During the opening WWDC 2013 keynote, Apple announced a refresh of its AirPort Extreme and Time Capsule with support for 802.11ac. The two include 3x3:3 802.11ac with support for a PHY rate of up to 1300 Mbps and of course simultaneous 3x3:3 802.11n on 2.4 GHz (ac applies to 5 GHz only of course). From the outside, the new AirPort Extreme and Time Capsule look like a taller version of the AirPort Express which was released in 2012. The reason of course is to accommodate the 6 antennas inside, 3 for 2.4 GHz and 3 for 5 GHz for optimal orthogonality for 802.11ac's new beamforming. 

It's unclear at this point what chipset is inside the new hardware, but from the feature support and I/O it's pretty safe to guess Broadcom. On the back are a USB 2.0 port for printers or attached storage, three gigabit Ethernet LAN ports, gigabit WAN, and power. There's no optical toslink or analog audio out on the back of the new hardware, that only gets included on the AirPort Express. I searched around Moscone for the new hardware but was told it wasn't out being shown off, however availability in Apple stores June 12, at $199 for the AirPort Extreme, $299 for a 2TB Time Capsule, and $399 for a 3TB Time Capsule. 

I'm curious whether the new AirPort Extreme and Time Capsule are the same hardware inside, with a vacant SATA slot lurking inside.

At time of announcement Apple also noted inclusion of 802.11ac in the new MacBook Air and Mac Pro.

Source: Apple

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  • androticus - Wednesday, June 12, 2013 - link

    VERY disappointed only includes USB 2.0 -- those frankly suck for external hard drives, especially with all the gee whiz wireless speed and 1G ethernet! Reply
  • Tegeril - Friday, June 14, 2013 - link

    Well considering that only under ideal 802.11ac circumstances will you eclipse the bandwidth of USB 2, I don't see the biggest pressing need… Real throughput will be hard-pressed to top ~500Mbps… http://www.tomshardware.com/reviews/wi-fi-802.11ac... and gigabit doesn't exactly clamor for USB3 class performance. If only there were something in between to help Apple get nudged in the right direction. Reply
  • name99 - Wednesday, June 19, 2013 - link

    You do realize that gigE can sustain 3x USB2 disk performance? You may think a factor of 3x is trivial, but most people do not.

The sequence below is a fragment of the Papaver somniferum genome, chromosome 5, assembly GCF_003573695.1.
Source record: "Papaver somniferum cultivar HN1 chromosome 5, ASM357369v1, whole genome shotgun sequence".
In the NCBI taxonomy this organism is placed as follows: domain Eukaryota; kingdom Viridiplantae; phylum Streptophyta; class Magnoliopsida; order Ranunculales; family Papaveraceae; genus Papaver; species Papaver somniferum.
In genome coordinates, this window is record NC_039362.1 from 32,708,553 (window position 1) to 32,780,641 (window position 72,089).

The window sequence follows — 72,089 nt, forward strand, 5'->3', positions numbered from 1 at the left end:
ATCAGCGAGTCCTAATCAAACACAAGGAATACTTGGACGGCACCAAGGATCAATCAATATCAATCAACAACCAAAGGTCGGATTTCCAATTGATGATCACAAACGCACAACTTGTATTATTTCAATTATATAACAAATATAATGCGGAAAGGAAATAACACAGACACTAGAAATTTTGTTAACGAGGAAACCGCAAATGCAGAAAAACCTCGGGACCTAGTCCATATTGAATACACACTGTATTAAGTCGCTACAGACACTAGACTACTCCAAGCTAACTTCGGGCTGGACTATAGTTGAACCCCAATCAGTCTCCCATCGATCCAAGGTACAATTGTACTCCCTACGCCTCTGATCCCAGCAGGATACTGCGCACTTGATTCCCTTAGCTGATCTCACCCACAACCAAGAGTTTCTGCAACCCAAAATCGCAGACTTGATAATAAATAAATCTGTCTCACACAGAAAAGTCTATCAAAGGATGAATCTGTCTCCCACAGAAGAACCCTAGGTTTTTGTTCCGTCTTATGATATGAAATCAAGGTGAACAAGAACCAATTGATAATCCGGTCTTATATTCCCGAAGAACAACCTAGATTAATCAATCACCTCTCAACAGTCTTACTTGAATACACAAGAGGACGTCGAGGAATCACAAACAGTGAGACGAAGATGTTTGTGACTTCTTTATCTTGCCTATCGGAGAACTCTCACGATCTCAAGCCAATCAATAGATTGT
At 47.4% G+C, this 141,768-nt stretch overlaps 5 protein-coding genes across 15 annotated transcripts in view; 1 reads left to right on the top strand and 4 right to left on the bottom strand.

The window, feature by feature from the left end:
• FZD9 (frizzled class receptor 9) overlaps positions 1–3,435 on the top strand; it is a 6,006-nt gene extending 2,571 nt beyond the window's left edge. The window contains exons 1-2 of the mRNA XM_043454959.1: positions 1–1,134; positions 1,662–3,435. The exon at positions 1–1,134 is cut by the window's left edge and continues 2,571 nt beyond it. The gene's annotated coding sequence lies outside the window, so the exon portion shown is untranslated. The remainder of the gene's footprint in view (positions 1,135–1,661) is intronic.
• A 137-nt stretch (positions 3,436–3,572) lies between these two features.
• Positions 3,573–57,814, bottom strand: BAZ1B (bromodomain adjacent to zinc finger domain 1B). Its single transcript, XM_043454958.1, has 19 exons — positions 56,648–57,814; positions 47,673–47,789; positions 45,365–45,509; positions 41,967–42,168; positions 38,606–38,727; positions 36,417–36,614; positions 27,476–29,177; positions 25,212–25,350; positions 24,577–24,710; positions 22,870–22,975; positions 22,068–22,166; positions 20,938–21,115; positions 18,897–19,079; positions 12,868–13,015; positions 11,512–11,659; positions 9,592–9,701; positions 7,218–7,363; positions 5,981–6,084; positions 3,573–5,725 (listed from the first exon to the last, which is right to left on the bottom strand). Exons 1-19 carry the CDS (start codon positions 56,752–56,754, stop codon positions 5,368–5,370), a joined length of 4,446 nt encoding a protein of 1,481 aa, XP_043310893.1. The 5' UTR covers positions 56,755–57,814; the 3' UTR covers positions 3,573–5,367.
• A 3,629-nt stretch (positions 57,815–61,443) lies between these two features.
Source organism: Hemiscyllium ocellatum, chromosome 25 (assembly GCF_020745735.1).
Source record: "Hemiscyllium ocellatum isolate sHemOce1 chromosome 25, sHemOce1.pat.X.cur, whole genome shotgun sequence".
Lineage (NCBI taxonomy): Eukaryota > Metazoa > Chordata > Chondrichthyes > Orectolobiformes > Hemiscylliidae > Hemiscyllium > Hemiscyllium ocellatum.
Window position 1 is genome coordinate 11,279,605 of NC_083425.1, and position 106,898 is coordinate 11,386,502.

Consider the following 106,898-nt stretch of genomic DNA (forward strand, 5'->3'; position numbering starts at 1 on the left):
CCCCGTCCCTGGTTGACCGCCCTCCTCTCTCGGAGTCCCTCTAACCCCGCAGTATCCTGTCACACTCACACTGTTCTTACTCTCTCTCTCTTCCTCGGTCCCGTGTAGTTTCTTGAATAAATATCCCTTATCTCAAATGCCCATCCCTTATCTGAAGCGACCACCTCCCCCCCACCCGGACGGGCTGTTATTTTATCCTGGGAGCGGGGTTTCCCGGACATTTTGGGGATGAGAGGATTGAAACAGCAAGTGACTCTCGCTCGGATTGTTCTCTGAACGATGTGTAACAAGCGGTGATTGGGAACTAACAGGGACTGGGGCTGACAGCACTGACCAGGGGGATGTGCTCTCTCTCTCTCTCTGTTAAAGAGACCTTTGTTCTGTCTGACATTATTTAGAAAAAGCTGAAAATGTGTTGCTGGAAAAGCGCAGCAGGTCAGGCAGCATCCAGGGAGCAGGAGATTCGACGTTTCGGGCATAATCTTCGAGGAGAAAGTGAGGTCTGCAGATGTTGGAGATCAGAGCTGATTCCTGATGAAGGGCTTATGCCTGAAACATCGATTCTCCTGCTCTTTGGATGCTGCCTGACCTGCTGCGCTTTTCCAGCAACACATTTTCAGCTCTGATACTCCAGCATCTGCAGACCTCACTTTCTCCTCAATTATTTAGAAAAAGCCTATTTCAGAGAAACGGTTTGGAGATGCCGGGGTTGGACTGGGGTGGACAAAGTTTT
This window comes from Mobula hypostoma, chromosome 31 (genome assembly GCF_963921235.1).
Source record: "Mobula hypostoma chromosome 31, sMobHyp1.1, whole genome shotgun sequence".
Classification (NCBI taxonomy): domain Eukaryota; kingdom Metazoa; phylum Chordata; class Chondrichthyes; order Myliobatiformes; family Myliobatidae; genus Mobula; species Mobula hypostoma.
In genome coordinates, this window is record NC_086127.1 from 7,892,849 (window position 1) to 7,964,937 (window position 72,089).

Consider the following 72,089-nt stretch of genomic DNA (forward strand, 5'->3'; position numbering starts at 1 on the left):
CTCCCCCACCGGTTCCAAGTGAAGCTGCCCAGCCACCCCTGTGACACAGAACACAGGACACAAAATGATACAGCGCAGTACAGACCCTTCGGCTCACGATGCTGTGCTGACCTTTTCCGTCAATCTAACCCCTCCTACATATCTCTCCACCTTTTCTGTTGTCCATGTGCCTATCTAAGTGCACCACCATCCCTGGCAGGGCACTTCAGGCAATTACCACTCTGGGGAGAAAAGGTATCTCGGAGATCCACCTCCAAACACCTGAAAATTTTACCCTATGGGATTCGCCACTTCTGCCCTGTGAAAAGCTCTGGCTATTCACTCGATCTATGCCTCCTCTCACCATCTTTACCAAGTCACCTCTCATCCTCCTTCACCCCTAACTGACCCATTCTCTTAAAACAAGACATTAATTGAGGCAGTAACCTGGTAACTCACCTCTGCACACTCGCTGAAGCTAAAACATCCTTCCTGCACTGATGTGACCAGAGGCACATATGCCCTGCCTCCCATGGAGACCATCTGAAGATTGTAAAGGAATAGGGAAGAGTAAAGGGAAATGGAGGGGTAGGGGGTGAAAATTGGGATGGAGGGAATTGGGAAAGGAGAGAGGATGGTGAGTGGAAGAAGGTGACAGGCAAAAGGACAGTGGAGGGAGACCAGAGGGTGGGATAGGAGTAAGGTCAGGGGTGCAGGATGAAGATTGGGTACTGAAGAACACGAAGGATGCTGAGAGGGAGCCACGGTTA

It also pretty much matches current HD performance --- which is still relevant for the kinds of large storage pools one wants to share.
    Reply
  • Wolfpup - Thursday, June 13, 2013 - link

    I still wish Time Capsule supported NTFS, allowed 2+ drives in (some sort of) RAID-ish setup that was automatic, and the drives were user replaceable.

    I really like my Airport Extreme (two gens old now), but I don't want a dinky, overheating notebook hard drive in a sealed case with those Time Machines...
    Reply
  • Oh Blah Dee Blah Dah - Sunday, June 16, 2013 - link

    RE: “…I don't want a dinky, overheating notebook hard drive in a sealed case with those Time Machines…

    REPLY: Neither do I. Because of that, a few minutes ago, I just replaced my 5th generation Airport Extreme with this 6th? generation model. The new Airport Extreme has extended the Wi-Fi signal to all parts of my home, upstairs, downstairs, and across the main floor.

    As for Time Machine, I am, at this moment, initializing a LaCie Rugged 250 GB SSD to be used with my MacBook Pro Retina via a Thunderbolt cable. It’s waaaaay faster than Wi-Fi for a Time Machine backup. The LaCie Rugged SSD draws power from the Thunderbolt port, and it’s portable! The Rugged SSD is little larger than a deck of cards. It can be carried in a briefcase or a backpack.

    When the LaCie 250 GB SSD is filled, I will just let it drop earlier backups or I will do a completely new Time Machine backup. It’s that fast.
    Reply
  • name99 - Wednesday, June 19, 2013 - link

    If you're such a tech stud that you want all this, why not build it yourself?
    - Buy two HDs, connect them to a Mac,
    - RAID them using Apple RAID,
    - run NTFS on top using whatever solution you choose (you'll get one for free if you buy Seagate drives),
    - mount them using AFP on the machine you want to backup
    - point Time Machine at it.

    But I have to suspect that you are all (incoherent) talk, complaining for the sake of complaining.
    In particular, WTF do you want to run Time Machine network backups to an NTFS drive? The remote backup will use an HFS+ disk image anyway.
    Reply

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